Mango Materials cites itself as having created a unique platform that allows it to supply PHA pellets to clients. Led by a team of entrepreneurial women, the San Francisco-based outfit has been built on academic research and a deep-seated commitment to disrupting the commercial plastics industry with environmentally astute offerings.

Tianjin GreenBio Materials is solely employed in the development and manufacture of PHAs, this company represents a huge cultural shift in plastics production within China. Creating compostable plastic alternatives at a capacity of 10,000 tonnes per annum, it is making inroads, but there is plenty of scope for scaling up as demand increases. SoGreen pellets are the flagship product and can be fully degraded via composting or in soil or water, in just 3-6 months.

Naturally, as the potential and popularity of PHAs as a sustainable and fiscally viable alternative to single-use non-biodegradable becomes more widely known, synthesisers will increase in number. For now, these four are worth keeping an eye on as they seem to have a good handle on the application potential for global packaging manufacturers. 

Why is PHA such a good alternative to plastic?

Standard plastics are damaging for a number of reasons. They use a lot of energy in their production, are made from fossil fuels and take a long time to degrade, if they ever fully do. There are also issues of soil contamination with biodegradable options that aren’t as green as they first appear and of course, our oceans are full of them too, creating ecosystem disruption. PHA counters all of these harmful issues.

Pros and cons of PHAs

Before we start demanding that every plastic manufacturer moves over to PHAs instead, let’s take a moment to objectively address not just the good, but also the negative implications of PHA materials.

The good:

  • They can be made from entirely renewable sources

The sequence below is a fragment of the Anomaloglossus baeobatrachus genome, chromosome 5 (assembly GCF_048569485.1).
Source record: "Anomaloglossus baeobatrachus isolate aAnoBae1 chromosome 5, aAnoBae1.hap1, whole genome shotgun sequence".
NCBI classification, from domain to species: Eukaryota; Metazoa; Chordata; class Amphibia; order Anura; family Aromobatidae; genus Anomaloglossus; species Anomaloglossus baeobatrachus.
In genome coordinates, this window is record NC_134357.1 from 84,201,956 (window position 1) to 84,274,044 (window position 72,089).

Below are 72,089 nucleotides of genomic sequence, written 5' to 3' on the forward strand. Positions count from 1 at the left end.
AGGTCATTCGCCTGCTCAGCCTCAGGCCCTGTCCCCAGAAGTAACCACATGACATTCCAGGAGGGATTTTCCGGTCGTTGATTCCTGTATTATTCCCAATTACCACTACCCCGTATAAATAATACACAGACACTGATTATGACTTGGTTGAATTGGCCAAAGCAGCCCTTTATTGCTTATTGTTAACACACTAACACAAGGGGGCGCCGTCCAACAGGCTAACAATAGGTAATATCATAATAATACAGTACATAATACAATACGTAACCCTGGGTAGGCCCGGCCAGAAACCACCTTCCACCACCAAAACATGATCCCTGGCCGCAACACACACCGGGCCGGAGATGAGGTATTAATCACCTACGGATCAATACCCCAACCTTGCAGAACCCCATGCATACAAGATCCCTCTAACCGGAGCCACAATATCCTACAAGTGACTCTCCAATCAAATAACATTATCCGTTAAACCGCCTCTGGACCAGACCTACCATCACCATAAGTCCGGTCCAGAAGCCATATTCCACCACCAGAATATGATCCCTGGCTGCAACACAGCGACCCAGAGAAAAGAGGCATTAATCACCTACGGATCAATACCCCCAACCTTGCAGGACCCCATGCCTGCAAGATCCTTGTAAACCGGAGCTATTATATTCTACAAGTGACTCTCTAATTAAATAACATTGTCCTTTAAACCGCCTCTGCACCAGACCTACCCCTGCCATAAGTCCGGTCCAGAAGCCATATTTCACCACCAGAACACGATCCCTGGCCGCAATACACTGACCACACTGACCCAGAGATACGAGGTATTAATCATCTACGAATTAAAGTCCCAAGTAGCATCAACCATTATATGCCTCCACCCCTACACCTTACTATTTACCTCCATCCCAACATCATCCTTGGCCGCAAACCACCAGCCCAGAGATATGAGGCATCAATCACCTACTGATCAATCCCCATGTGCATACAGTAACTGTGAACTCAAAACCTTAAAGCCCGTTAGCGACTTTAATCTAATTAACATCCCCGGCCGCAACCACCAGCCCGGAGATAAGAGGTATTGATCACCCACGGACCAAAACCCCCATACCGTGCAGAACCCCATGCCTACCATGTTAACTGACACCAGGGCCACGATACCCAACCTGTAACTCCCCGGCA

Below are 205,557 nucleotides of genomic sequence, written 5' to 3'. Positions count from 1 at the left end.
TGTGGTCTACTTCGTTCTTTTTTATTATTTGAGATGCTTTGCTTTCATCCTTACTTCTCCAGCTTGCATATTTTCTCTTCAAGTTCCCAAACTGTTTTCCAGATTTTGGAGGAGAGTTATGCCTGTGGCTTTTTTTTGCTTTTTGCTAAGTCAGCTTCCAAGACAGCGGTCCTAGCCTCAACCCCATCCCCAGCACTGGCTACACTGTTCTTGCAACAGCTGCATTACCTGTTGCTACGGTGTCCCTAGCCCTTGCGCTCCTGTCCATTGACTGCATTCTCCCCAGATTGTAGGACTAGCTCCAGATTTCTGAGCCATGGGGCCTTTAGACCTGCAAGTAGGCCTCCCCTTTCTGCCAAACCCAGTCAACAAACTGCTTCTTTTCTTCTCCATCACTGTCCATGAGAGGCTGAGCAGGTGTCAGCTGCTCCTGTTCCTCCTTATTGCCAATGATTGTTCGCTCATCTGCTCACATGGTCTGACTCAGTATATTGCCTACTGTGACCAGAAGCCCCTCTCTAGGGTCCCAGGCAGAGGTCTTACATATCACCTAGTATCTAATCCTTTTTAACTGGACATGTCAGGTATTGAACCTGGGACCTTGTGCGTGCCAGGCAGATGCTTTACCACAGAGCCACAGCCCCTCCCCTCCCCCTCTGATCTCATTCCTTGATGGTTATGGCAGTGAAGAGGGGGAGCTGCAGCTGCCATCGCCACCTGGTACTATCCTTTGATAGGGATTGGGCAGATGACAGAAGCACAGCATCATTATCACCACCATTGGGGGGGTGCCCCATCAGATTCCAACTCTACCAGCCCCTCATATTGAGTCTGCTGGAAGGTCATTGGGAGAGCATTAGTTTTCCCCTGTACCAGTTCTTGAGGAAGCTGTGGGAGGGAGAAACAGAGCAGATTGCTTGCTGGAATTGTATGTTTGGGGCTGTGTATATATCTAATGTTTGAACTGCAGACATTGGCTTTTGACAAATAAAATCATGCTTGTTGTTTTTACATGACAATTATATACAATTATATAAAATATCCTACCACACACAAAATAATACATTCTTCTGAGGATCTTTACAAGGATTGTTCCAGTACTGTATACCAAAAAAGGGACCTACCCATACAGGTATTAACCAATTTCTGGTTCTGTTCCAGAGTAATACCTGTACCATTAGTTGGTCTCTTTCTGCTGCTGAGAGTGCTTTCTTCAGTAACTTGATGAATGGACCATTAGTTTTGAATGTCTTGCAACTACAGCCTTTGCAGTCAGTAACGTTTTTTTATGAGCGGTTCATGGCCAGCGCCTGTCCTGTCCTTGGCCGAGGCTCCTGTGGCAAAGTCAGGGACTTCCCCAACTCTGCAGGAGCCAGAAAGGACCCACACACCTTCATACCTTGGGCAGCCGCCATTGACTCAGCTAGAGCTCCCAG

• They biodegrade entirely and leech nothing harmful into soil or water
  • They are biocompatible, meaning that they have extensive medical applications
  • They take a fraction of the time to decompose than other biodegradable plastics, i.e. one year for a plastic bottle instead of 100-1000 years
  • They are made from waste products, taking them out of the EOL loop for other industries
  • They are entirely nontoxic
  • They are graftable, to create optimum strength properties

The bad:

  • They are still in their relative infancy, making them more costly to manufacture and buy
  • Limited mechanical strength has been noted in some cases
  • Genetic engineering of suitable bacterial hosts has proved challenging
  • A lot more research needs to be completed before universal roll-out

The use of PHAs in packaging

It wouldn’t be an exaggeration to say that packaging, as an industry, will start to feel the rumblings of change as PHA becomes more of a tried, tested and cost-effective alternative to fossil fuel plastics. Especially as we are reminded of the importance of our role in creating a sustainable circular economy.

Plastic cutlery that could be replaced with PHA alternatives.
Polina Tankilevitch from Pexels

Already, research conducted in Cambridge, UK, has proven that PHA, as a biodegradable thermoplastic, has capacity to serve as a number of packaging styles, ranging from plastic bags to packaging film, single-use food containers, disposable cutlery and more. Cambridge Consultants has already created a range of fully compostable foodservice items, all made from PHA bioplastics, to demonstrate the enormous potential of this sector.

As we move towards ever more stringent EPR legislation, it will fall to conscious and conscientious packaging manufacturers to be proactive in aligning with new earth-friendly plastic alternatives, while maintaining long-term vision. Yes, some of the new materials are proving to be more costly now, but as we all begin to leverage our communal purchasing power, demand will drive down prices, platforms will be streamlined and real change will happen.


Lead image Photo by Jonathan Chng on Unsplash.